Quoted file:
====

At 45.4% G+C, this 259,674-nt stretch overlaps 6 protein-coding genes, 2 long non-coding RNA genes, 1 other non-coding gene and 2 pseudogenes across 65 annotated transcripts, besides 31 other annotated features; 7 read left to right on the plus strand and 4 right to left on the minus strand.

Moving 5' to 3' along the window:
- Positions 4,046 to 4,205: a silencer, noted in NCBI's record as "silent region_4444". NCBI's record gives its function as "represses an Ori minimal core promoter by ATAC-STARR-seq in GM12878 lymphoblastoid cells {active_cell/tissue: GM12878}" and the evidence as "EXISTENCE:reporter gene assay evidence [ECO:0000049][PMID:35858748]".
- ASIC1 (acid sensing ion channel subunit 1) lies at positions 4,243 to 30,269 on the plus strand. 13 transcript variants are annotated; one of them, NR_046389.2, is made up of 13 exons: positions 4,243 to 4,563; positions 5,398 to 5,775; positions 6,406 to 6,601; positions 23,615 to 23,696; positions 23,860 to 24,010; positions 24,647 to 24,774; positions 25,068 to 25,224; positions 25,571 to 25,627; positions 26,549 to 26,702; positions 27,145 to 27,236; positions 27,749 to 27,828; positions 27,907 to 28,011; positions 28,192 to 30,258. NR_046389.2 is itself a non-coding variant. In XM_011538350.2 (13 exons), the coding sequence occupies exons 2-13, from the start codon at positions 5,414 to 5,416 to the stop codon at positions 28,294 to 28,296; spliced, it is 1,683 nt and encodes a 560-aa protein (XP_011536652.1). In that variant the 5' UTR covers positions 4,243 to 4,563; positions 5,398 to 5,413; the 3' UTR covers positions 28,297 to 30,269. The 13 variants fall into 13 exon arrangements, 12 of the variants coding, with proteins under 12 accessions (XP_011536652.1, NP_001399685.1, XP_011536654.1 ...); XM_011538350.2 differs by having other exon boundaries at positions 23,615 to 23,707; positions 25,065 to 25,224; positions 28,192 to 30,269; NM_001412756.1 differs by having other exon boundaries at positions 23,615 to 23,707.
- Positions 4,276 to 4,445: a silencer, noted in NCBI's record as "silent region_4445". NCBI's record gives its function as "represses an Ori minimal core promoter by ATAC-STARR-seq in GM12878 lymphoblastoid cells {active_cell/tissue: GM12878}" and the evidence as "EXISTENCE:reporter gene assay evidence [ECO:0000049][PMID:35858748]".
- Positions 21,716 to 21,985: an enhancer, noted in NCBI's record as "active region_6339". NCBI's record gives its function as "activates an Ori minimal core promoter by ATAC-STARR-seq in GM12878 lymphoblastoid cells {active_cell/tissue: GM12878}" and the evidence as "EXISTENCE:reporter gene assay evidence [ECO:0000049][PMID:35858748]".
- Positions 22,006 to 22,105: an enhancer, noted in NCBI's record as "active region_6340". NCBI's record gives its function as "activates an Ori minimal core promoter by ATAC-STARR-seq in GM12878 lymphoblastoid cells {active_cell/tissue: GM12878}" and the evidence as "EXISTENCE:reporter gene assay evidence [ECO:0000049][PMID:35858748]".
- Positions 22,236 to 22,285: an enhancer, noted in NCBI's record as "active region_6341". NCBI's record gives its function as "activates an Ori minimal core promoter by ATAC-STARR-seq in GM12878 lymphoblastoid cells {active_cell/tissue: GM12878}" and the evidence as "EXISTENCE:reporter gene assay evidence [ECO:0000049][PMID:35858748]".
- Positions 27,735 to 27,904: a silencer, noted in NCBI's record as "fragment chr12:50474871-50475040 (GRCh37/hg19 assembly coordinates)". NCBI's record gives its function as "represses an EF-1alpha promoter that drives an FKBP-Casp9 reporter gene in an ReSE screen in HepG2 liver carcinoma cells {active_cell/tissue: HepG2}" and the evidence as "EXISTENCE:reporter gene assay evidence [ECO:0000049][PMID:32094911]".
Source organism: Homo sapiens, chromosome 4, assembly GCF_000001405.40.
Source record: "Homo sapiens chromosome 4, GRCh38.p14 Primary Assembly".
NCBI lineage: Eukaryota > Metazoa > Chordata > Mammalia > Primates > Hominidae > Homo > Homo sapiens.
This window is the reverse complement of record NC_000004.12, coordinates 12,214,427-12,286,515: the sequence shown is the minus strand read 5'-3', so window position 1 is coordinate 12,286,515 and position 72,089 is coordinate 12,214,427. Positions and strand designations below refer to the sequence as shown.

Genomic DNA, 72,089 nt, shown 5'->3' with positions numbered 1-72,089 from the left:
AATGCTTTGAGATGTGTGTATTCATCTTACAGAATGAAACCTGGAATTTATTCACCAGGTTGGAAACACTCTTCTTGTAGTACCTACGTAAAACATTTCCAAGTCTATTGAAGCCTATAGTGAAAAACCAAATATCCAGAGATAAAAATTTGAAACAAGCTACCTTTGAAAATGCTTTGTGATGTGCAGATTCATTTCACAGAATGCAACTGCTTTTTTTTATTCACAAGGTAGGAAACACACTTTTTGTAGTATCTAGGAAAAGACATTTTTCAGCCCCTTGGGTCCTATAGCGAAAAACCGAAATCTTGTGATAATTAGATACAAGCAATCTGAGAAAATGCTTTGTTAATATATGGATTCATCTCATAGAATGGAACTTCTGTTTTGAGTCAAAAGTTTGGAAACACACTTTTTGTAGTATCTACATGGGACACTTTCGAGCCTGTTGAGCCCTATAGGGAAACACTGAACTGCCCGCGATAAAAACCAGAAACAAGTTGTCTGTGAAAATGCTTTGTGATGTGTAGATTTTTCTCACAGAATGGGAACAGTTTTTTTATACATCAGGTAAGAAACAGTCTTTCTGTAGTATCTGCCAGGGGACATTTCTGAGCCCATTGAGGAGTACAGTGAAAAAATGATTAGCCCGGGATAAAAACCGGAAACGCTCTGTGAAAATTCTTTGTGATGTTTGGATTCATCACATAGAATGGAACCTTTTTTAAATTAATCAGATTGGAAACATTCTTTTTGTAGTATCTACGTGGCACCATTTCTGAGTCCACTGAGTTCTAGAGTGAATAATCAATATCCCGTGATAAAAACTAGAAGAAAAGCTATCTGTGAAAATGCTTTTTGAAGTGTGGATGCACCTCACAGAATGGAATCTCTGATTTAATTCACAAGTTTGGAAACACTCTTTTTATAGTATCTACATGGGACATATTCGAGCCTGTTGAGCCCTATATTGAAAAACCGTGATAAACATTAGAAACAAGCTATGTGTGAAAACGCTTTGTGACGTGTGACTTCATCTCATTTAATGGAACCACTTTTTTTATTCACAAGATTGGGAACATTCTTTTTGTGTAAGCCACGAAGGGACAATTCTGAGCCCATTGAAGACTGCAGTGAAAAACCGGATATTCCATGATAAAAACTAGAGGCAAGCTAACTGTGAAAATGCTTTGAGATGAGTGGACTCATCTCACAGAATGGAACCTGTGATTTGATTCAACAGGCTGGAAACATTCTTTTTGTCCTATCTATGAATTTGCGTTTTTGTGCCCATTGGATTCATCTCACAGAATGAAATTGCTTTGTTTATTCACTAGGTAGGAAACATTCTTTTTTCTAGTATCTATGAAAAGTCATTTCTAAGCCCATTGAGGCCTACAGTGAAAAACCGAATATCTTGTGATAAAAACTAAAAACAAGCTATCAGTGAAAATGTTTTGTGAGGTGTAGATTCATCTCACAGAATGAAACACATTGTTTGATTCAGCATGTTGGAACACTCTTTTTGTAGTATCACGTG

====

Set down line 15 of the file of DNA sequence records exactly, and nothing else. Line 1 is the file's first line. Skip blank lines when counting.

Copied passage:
AATGCTTTGAGATGTGTGTATTCATCTTACAGAATGAAACCTGGAATTTATTCACCAGGTTGGAAACACTCTTCTTGTAGTACCTACGTAAAACATTTCCAAGTCTATTGAAGCCTATAGTGAAAAACCAAATATCCAGAGATAAAAATTTGAAACAAGCTACCTTTGAAAATGCTTTGTGATGTGCAGATTCATTTCACAGAATGCAACTGCTTTTTTTTATTCACAAGGTAGGAAACACACTTTTTGTAGTATCTAGGAAAAGACATTTTTCAGCCCCTTGGGTCCTATAGCGAAAAACCGAAATCTTGTGATAATTAGATACAAGCAATCTGAGAAAATGCTTTGTTAATATATGGATTCATCTCATAGAATGGAACTTCTGTTTTGAGTCAAAAGTTTGGAAACACACTTTTTGTAGTATCTACATGGGACACTTTCGAGCCTGTTGAGCCCTATAGGGAAACACTGAACTGCCCGCGATAAAAACCAGAAACAAGTTGTCTGTGAAAATGCTTTGTGATGTGTAGATTTTTCTCACAGAATGGGAACAGTTTTTTTATACATCAGGTAAGAAACAGTCTTTCTGTAGTATCTGCCAGGGGACATTTCTGAGCCCATTGAGGAGTACAGTGAAAAAATGATTAGCCCGGGATAAAAACCGGAAACGCTCTGTGAAAATTCTTTGTGATGTTTGGATTCATCACATAGAATGGAACCTTTTTTAAATTAATCAGATTGGAAACATTCTTTTTGTAGTATCTACGTGGCACCATTTCTGAGTCCACTGAGTTCTAGAGTGAATAATCAATATCCCGTGATAAAAACTAGAAGAAAAGCTATCTGTGAAAATGCTTTTTGAAGTGTGGATGCACCTCACAGAATGGAATCTCTGATTTAATTCACAAGTTTGGAAACACTCTTTTTATAGTATCTACATGGGACATATTCGAGCCTGTTGAGCCCTATATTGAAAAACCGTGATAAACATTAGAAACAAGCTATGTGTGAAAACGCTTTGTGACGTGTGACTTCATCTCATTTAATGGAACCACTTTTTTTATTCACAAGATTGGGAACATTCTTTTTGTGTAAGCCACGAAGGGACAATTCTGAGCCCATTGAAGACTGCAGTGAAAAACCGGATATTCCATGATAAAAACTAGAGGCAAGCTAACTGTGAAAATGCTTTGAGATGAGTGGACTCATCTCACAGAATGGAACCTGTGATTTGATTCAACAGGCTGGAAACATTCTTTTTGTCCTATCTATGAATTTGCGTTTTTGTGCCCATTGGATTCATCTCACAGAATGAAATTGCTTTGTTTATTCACTAGGTAGGAAACATTCTTTTTTCTAGTATCTATGAAAAGTCATTTCTAAGCCCATTGAGGCCTACAGTGAAAAACCGAATATCTTGTGATAAAAACTAAAAACAAGCTATCAGTGAAAATGTTTTGTGAGGTGTAGATTCATCTCACAGAATGAAACACATTGTTTGATTCAGCATGTTGGAACACTCTTTTTGTAGTATCACGTG